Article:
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You may have heard the term “FICO score” before – whether you have applied for a credit card, a mortgage, or a car loan, the lender most likely said they would check your FICO score. But what is your FICO score? And why does it matter so much to lenders?

A FICO score is a credit score that is the most popular system that creditors and lenders use to understand whether the borrower is responsible with money. The Fair Isaac Corporation (hence – “FICO”) created it. The three-digit score, ranging from 300-850, is calculated using several weighted factors:

35% – Payment history: refers to how timely you are in making credit payments. Any late or missed payments may negatively impact your score.

30% – Credit usage: refers to how much of your total available credit you’re using now. Generally, having more available credit translates to a higher score.

15% – Credit history: refers to the length of time you have utilized credit. Usually, the longer you have utilized credit, the higher the score. However, even individuals with a short credit history can have a high FICO score if the other factors are favorable.

10% – New credit: refers to any recently opened accounts the borrower has. A high number of newly opened accounts in a short period of time may signify a risk to lenders.

10% – Credit mix: refers to the different types of credit you have, such as credit cards, auto loans, and mortgages. Typically, the better mix you have, the higher your score, although you do not need to have one of each.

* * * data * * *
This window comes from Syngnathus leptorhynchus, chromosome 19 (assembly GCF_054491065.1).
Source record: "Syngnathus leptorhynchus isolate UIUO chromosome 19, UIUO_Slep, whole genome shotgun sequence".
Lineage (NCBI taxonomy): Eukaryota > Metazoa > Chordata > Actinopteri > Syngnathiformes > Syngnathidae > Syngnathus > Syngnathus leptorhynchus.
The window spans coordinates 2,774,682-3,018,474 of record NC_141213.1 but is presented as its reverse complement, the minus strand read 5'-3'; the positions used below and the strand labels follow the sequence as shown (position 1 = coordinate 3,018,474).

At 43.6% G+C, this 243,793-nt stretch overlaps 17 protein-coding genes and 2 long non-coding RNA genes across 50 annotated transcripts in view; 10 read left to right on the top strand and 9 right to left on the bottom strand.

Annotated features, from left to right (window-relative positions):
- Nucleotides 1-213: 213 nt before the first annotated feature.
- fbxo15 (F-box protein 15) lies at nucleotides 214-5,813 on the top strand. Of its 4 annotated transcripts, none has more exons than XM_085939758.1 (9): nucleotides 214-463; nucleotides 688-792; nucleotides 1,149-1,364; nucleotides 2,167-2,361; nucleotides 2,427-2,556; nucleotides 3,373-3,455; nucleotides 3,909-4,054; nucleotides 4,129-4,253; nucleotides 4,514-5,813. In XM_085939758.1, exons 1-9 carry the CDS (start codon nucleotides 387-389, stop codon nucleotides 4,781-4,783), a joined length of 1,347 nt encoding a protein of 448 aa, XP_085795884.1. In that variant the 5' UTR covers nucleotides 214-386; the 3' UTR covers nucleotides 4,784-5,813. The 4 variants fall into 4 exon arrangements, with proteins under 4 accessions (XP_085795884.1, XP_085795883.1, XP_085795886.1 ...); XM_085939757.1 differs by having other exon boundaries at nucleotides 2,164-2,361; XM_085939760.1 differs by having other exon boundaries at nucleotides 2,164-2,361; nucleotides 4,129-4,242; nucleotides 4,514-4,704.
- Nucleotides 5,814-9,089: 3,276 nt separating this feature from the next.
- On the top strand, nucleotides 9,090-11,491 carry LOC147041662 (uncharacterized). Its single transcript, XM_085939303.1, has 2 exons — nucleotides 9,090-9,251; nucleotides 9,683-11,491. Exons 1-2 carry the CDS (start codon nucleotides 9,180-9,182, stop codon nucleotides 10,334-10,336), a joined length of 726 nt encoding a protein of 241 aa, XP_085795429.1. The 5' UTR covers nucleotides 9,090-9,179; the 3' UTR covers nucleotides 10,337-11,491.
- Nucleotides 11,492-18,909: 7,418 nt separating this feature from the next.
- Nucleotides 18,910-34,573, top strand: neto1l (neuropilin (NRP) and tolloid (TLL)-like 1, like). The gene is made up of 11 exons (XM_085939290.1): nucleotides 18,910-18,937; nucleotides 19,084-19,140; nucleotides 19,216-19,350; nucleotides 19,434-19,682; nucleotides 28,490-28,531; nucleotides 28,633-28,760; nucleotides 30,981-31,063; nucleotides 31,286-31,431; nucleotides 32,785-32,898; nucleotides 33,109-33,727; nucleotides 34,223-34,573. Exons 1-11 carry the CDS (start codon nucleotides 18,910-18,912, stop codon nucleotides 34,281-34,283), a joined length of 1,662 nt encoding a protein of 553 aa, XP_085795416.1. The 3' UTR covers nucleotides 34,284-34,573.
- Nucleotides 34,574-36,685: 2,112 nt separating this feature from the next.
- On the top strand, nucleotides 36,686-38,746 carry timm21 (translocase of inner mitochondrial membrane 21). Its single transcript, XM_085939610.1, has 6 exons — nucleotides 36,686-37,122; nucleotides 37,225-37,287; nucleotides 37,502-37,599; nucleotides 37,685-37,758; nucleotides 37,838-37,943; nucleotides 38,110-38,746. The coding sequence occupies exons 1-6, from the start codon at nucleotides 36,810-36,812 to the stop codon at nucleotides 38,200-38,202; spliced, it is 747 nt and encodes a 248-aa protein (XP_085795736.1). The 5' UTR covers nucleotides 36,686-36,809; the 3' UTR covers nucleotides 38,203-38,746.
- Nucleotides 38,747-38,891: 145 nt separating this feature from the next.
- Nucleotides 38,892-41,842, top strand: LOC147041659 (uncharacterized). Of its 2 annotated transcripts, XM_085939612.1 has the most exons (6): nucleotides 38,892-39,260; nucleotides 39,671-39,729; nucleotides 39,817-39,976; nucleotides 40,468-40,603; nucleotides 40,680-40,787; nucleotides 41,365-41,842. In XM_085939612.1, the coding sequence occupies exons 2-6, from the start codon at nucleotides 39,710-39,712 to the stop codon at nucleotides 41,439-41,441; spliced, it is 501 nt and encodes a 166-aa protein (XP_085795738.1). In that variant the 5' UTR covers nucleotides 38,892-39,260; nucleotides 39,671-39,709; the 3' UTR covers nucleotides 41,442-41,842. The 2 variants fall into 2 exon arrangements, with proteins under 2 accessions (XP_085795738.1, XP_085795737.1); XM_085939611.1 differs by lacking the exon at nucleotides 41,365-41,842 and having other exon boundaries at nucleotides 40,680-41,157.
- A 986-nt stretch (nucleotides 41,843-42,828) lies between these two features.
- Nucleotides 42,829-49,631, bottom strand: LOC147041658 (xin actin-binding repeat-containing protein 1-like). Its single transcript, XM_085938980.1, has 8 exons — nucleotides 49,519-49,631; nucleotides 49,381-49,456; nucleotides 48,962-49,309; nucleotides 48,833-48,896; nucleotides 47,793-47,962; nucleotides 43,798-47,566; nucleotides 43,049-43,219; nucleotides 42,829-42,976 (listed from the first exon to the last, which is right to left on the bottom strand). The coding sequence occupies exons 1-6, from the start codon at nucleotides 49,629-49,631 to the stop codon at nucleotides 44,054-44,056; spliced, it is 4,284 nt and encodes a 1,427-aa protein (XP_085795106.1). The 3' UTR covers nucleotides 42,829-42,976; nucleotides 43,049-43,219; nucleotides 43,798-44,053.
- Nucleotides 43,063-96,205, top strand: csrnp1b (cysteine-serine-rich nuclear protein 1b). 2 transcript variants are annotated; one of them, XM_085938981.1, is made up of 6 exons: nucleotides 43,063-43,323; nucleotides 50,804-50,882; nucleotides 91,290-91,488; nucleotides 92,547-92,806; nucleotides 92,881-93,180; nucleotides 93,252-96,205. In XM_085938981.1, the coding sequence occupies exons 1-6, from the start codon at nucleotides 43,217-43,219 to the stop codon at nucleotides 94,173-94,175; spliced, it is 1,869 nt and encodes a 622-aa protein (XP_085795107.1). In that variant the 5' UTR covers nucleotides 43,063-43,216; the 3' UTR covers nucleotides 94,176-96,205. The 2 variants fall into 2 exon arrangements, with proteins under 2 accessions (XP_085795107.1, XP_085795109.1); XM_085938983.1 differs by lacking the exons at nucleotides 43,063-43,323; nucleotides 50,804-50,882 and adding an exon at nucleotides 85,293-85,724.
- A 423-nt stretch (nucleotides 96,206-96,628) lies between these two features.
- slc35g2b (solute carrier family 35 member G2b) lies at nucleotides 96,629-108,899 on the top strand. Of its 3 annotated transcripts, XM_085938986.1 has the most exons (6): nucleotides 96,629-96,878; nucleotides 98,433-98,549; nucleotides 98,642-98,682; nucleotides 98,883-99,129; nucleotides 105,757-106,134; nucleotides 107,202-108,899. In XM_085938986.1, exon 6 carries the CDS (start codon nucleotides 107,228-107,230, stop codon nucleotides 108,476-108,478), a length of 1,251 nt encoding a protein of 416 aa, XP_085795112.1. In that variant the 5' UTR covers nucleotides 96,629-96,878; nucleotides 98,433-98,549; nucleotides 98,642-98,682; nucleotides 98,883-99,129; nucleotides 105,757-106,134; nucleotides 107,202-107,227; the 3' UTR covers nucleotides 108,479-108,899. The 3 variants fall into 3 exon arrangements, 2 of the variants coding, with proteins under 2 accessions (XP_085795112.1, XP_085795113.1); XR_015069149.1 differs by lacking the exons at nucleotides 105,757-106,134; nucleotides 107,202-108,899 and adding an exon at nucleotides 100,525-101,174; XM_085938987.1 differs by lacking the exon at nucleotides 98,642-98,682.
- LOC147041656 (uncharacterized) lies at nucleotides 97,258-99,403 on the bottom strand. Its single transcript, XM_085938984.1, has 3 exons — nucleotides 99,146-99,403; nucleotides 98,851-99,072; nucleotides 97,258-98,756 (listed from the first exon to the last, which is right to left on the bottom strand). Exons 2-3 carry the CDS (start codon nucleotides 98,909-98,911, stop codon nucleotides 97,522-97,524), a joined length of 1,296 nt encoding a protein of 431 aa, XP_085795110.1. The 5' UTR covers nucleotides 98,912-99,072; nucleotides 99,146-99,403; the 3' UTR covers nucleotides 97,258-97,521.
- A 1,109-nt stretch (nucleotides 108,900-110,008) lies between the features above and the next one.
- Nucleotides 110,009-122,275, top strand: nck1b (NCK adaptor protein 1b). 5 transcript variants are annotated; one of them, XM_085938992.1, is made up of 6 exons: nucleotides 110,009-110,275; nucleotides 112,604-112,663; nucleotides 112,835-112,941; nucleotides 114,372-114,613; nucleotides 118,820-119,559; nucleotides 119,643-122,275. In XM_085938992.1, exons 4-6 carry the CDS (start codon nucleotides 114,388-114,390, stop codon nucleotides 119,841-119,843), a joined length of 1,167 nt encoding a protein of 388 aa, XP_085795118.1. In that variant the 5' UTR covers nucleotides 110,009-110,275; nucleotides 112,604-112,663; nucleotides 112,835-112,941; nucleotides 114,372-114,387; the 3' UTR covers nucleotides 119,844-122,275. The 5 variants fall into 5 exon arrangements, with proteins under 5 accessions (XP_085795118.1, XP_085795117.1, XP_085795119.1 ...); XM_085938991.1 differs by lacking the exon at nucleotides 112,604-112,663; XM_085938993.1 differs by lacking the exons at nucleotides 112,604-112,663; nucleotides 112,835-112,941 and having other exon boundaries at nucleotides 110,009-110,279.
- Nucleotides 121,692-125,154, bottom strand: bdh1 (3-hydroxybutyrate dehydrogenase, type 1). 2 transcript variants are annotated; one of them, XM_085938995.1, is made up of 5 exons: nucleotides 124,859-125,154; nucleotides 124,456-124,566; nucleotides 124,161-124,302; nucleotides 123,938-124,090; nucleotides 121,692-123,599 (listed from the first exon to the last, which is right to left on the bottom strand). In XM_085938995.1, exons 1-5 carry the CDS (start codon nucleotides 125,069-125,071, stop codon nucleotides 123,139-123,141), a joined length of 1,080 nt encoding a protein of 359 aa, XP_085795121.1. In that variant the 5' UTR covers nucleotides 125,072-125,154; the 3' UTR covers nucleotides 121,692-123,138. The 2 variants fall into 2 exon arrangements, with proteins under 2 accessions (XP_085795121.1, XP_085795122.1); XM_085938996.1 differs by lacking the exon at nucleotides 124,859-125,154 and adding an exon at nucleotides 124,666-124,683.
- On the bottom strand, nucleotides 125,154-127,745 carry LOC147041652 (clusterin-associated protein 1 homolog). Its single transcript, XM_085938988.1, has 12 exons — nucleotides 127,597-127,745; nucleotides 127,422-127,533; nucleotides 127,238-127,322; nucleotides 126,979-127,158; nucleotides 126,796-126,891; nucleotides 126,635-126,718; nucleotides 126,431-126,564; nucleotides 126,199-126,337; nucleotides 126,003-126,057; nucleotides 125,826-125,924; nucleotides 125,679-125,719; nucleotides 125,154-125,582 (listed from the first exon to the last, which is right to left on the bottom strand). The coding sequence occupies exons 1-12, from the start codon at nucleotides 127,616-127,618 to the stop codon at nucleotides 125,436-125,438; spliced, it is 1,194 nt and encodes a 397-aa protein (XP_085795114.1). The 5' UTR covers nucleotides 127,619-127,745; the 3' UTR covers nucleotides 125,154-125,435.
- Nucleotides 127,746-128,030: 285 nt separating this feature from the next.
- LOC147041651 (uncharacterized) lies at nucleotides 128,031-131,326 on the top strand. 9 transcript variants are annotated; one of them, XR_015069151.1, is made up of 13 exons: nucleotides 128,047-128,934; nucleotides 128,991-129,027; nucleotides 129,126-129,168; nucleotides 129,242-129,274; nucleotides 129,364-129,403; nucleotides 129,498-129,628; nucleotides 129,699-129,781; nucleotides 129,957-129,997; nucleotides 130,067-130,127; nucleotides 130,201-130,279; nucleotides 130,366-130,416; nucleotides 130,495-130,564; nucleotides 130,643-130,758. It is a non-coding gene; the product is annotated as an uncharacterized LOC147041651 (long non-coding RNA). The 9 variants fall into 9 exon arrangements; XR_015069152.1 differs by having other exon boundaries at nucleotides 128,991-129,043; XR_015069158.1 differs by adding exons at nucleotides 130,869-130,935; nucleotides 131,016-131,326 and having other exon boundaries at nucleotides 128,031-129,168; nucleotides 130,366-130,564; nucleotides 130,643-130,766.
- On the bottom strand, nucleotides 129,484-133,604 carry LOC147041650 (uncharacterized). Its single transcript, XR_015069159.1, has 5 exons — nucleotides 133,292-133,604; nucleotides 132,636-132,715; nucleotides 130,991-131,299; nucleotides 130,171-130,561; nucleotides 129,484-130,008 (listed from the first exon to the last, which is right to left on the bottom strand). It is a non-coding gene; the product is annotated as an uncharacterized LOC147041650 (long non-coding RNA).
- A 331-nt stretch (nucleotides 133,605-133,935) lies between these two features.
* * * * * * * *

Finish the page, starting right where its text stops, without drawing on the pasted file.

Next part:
FICO scores are important because they give lenders a quick and consistent view of your credit history. They can use this information to decide whether to loan you money and the terms of what that loan may be. A good FICO score will make it easier for you to be approved for a credit card, auto loan, or mortgage, so it’s essential to be aware of your score and keep it in good standing. Lenders rely on FICO scores to get an accurate picture of the borrower they are dealing with, and when applying for a loan or credit line, it’s essential to paint the best picture possible.

*DISCLAIMER: this educational article is for informational purposes only. We highly recommended you consult your financial advisor for financial advice.

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